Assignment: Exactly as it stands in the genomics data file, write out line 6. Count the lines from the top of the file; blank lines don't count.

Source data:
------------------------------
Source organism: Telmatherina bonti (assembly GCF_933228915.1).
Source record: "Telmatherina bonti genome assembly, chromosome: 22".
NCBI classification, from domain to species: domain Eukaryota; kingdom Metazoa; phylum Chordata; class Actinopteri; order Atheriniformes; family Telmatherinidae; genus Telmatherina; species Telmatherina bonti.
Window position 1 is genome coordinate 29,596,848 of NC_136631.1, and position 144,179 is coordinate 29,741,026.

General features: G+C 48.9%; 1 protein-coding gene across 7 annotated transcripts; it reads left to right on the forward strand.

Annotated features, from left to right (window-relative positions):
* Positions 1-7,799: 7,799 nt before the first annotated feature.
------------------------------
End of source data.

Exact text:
Annotated features, from left to right (window-relative positions):